The Western Mail remains the only national daily title, even though it is not acknowledged as such by Mr Marshall (more of that in a moment).

The National Wales, therefore, would seem to be a desperately needed addition to the landscape. Its success is without question in the interests of Wales and especially the democratic accountability of its government and public authorities.

And yet from what I can see there are troubling aspects to this brave new dawn.

The first few of those show themselves in that ambitious and idealistic New Media Wales introductory statement (which for the record contains several grammatical errors and instances of word-for-word repetition).

It opens with the sweeping and somewhat pained observation that “Wales is remarkable within a European context in having no national newspaper and news service”.

That is simply false. WalesOnline, in tandem with its Western Mail print product is firmly established as a bonafide national news provider. Whether Mr Marshall rates it as such or not, is frankly neither here nor there.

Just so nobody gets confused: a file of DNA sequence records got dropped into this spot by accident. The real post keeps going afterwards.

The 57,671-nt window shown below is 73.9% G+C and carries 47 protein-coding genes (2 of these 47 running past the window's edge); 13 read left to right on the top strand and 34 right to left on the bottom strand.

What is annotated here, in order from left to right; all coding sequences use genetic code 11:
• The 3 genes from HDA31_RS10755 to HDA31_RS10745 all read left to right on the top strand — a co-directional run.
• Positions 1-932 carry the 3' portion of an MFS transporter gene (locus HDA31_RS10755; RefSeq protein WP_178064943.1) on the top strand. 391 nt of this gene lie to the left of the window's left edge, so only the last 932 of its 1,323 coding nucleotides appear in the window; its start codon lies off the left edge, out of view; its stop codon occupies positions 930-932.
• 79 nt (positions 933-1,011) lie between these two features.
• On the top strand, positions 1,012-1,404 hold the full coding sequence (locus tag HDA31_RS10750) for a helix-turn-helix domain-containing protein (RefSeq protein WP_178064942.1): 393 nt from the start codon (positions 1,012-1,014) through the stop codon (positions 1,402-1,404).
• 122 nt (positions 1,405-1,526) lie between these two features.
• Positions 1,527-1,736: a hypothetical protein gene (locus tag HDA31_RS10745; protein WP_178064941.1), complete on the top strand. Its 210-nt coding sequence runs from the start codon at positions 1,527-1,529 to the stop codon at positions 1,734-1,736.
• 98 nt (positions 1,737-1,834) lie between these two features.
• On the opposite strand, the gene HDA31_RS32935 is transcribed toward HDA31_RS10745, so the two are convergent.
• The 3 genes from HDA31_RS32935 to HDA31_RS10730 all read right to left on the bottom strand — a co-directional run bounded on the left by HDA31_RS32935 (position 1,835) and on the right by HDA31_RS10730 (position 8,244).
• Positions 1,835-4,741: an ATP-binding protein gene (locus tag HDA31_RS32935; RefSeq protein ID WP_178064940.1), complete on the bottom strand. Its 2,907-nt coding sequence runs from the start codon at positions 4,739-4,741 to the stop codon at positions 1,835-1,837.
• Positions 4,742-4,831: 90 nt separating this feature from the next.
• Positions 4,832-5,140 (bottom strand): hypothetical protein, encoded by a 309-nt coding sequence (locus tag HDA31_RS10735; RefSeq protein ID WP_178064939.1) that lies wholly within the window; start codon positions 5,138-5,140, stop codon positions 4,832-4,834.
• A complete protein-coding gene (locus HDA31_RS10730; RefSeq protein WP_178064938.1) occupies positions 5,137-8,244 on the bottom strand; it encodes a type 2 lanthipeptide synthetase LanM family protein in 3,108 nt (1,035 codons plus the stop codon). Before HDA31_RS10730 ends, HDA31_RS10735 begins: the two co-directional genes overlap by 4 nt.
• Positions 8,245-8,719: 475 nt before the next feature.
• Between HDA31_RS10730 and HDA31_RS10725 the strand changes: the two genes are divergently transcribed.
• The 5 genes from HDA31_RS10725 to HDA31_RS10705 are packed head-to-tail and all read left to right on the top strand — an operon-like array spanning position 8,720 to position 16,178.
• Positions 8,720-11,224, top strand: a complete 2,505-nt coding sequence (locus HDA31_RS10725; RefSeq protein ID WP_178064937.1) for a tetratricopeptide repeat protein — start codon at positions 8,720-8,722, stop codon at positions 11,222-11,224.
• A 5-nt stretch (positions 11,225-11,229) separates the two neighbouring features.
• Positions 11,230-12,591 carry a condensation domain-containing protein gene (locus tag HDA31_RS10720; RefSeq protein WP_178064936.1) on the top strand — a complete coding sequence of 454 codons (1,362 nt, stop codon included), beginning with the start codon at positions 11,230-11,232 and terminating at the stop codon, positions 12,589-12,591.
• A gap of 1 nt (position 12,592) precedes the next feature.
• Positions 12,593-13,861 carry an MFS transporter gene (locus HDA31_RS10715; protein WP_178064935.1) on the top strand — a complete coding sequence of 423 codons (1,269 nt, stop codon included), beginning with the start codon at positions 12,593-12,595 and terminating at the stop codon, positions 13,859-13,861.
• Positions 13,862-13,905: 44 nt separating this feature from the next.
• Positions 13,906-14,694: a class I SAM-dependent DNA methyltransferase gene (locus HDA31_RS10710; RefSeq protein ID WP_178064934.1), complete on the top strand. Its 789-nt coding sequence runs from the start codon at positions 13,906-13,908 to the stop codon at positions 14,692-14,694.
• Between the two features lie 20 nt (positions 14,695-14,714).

WalesOnline political editor Will Hayward questions First Minister Mark Drakeford

Let me declare an interest; I worked for WalesOnline – or Western Mail & Echo as it was and Media Wales as it is now – for 20 years, from the days (circa late 90s) when the website was an after-thought right through to the days when, if anything, the newspapers were the after-thought.

Like all media organisations, it has its faults. It has cut its workforce rapaciously over the last two decades and contracted to the point where, despite protestations to the contrary, it has been unable to keep touch news-wise as it once did with the communities it claims to still serve.

But in this it is no different to the juggernaut news operations which serve other regions of the UK such as Manchester, Liverpool, Birmingham and Newcastle.

And in comparison to its Reach stablemates like the Liverpool Echo, Manchester Evening News, Birmingham Mail and Newcastle Chronicle, WalesOnline has very much been THE success story of an increasingly expanding portfolio.